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5 ways AI is changing the hiring sector

Artificial intelligence (AI) is seeing increased adoption around the world in most industries, which means all workers across the globe should be aware of how their roles may change in the future, especially those working in jobs that could be easily automated.

Hiring managers may be particularly affected by the introduction of AI in the workplace, since it will affect both their own work and that of the talent they bring on board.

How will AI change the hiring sector?

Hiring managers will see an evolution in the way they carry out their own duties as well as the types of people they place within their businesses. They’ll have to consider how AI will

Some hiring managers are concerned that more automation could mean the end of their role. But this is unlikely to be the case in the near future. Rather, AI will offer benefits to these professionals.

1. Hiring managers will see an increase in demand for tech jobs

Many hiring managers will find they’re looking for more tech-focused candidates. They’ll have to find more tech engineers and other applicants to work within the expanding AI sector, as well as those who are comfortable working with this level of tech. They’ll have to be aware of how their businesses are going to change with the advancements in AI and automation. When they know, they can plan their hiring strategies more efficiently.

2. The nature of their roles will evolve

Hiring managers will see the actual nature of their day to day roles change as more AI is introduced to their businesses. They’ll end up spending less time on repetitive admin tasks that don’t involve much creativity - for example, filling out forms and sending emails - and more on the elements of hiring that require a human input, like working out budgets and managing HR issues.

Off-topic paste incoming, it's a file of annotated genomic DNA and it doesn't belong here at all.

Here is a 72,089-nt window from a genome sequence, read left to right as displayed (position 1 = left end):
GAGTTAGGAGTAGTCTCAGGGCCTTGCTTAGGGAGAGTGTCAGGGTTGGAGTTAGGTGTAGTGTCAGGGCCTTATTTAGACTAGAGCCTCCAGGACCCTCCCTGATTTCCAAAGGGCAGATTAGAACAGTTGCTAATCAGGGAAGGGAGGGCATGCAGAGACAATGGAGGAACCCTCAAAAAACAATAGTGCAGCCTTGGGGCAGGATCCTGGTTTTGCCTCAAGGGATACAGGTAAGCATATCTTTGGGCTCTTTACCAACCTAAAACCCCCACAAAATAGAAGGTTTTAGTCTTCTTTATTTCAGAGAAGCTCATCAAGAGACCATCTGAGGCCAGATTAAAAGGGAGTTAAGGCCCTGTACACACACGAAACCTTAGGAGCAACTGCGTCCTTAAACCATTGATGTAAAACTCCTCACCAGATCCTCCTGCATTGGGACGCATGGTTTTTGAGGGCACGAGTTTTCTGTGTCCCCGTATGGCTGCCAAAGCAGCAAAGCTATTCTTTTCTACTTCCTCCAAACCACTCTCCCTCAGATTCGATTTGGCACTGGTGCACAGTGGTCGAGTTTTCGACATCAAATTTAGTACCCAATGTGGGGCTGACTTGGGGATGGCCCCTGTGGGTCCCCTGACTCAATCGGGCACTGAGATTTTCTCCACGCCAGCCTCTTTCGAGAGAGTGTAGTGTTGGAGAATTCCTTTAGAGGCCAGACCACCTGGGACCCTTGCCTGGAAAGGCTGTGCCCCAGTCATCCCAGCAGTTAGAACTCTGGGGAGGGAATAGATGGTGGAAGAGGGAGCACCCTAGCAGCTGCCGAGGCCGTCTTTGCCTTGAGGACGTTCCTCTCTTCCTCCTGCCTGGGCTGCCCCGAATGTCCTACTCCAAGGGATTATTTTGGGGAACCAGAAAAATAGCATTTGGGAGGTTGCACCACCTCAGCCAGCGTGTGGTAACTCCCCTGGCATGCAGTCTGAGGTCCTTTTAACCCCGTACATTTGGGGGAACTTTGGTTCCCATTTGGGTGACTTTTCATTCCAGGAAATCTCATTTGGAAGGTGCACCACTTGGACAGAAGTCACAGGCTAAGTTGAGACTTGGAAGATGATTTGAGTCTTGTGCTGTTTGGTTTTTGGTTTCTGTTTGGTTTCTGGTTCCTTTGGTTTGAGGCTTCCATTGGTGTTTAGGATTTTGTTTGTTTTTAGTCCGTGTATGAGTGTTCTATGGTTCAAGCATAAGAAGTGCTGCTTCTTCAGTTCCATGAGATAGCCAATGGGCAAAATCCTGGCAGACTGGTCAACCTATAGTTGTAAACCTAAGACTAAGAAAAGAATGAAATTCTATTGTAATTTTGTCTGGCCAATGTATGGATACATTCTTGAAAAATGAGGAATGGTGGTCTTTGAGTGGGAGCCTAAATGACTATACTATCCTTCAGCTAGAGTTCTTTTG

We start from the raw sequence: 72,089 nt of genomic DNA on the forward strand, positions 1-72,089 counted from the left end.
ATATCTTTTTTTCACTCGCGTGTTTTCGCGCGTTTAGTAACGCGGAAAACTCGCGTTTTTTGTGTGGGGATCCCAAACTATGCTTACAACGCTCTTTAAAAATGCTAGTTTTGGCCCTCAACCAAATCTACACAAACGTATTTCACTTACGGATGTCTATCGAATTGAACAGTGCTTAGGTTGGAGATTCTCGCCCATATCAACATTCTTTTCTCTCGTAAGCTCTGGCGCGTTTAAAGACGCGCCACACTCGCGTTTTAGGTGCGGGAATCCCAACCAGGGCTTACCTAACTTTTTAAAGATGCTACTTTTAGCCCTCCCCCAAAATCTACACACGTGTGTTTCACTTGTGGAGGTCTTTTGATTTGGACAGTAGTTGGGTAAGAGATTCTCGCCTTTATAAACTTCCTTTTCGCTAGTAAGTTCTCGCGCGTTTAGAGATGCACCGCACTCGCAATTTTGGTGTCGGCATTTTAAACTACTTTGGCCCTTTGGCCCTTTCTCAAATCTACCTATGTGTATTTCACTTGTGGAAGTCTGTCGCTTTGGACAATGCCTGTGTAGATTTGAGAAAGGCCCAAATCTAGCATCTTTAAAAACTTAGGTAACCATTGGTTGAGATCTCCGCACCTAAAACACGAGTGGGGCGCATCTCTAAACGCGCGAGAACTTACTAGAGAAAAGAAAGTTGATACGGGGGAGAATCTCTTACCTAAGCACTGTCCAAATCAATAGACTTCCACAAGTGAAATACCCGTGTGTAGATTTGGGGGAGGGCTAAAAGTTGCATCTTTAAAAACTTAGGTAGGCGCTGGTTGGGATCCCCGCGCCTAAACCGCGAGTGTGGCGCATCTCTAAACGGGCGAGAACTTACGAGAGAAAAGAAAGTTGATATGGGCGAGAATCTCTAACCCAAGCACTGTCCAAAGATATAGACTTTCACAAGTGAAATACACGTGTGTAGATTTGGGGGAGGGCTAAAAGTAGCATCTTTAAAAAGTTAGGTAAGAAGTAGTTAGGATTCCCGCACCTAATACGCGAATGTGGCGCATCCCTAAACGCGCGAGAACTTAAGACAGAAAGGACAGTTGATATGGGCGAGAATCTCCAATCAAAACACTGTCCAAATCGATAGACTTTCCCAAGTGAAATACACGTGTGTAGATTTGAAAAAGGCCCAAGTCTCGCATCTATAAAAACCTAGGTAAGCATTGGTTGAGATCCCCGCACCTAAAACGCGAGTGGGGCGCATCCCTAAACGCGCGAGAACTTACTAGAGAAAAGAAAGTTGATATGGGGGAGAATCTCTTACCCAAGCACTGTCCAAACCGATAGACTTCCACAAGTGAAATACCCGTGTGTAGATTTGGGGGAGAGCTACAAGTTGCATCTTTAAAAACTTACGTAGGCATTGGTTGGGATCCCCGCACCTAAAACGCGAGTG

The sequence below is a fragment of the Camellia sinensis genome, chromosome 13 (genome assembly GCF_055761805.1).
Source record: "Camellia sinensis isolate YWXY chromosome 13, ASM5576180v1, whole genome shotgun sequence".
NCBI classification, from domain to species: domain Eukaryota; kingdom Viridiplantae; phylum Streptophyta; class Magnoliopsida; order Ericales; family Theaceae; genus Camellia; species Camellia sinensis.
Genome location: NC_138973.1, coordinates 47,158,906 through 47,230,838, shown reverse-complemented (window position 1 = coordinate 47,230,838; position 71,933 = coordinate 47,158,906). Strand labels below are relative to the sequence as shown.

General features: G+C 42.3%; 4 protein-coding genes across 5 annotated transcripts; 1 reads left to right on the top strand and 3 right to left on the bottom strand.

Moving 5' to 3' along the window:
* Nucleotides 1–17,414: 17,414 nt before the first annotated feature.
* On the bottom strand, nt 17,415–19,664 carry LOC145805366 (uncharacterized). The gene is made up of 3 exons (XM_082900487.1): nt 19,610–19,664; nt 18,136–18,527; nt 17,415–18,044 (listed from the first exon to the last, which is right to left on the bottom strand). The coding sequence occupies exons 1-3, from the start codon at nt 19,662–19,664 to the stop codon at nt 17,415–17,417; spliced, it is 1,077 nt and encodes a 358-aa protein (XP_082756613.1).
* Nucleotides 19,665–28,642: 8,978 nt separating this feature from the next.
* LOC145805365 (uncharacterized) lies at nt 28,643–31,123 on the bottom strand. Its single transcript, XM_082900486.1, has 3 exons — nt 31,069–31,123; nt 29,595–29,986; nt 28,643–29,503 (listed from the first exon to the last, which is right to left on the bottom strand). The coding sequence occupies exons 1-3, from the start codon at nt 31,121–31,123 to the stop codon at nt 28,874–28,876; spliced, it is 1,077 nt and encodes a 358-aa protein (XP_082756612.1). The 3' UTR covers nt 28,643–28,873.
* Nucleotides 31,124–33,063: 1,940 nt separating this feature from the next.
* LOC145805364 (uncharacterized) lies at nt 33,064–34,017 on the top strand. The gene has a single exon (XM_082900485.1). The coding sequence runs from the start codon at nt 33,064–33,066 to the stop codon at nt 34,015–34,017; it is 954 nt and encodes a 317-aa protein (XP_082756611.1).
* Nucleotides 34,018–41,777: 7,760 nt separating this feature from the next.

3. Candidate screening will become automated

When candidates apply for positions within their companies, hiring managers will be able to make the whole process more efficient through the use of AI. Automated systems will be able to respond quickly to candidates, helping to enhance candidate engagement. According to Fast Company, only 40 percent of recruiters actually respond to applicants. This surely makes for a negative experience for the candidate, which could leave them with a bad impression of the company.

4. Companies can keep future hires engaged

Once a role has been filled, unsuccessful applicants will typically never hear from the organization again. However, automated systems can ensure that their details are kept after a position they applied for is closed. After that, companies can ensure that if an appropriate role comes up in the future, these candidates with the right skills can be searched for and contacted again.

5. Candidates can be more easily onboarded

The onboarding process can be complicated for both hiring managers and new recruits. AI can make things easier, though. Programmed systems can send out information prior to the new hire’s starting date, which they can then refer back to. This is particularly relevant to hiring managers, considering people typically forget 90 percent of new information within a week of learning it.

As you can see, the advantages of AI to hiring managers are significant. It can result in better candidate experiences and allow hiring managers to use their skills for more advanced problem solving.

You can find out more about how AI could affect the hiring sector and how it might impact the way your business works by reading our whitepaper, ‘AI and automation: The future of recruitment and talent management.’

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    Written by Bruce Morton
    Bruce Morton is in his 42nd year in the human capital industry and is well known as a global workforce design and talent acquisition expert. He has designed, implemented and managed some of the largest resourcing solutions across many different parts of the globe and has been recognized as HR Thought Leader of the Year by HRO both in EMEA and in the US. Bruce recently published a relevant book for the new world of work, "Redesigning the Way Work Works," available on Amazon.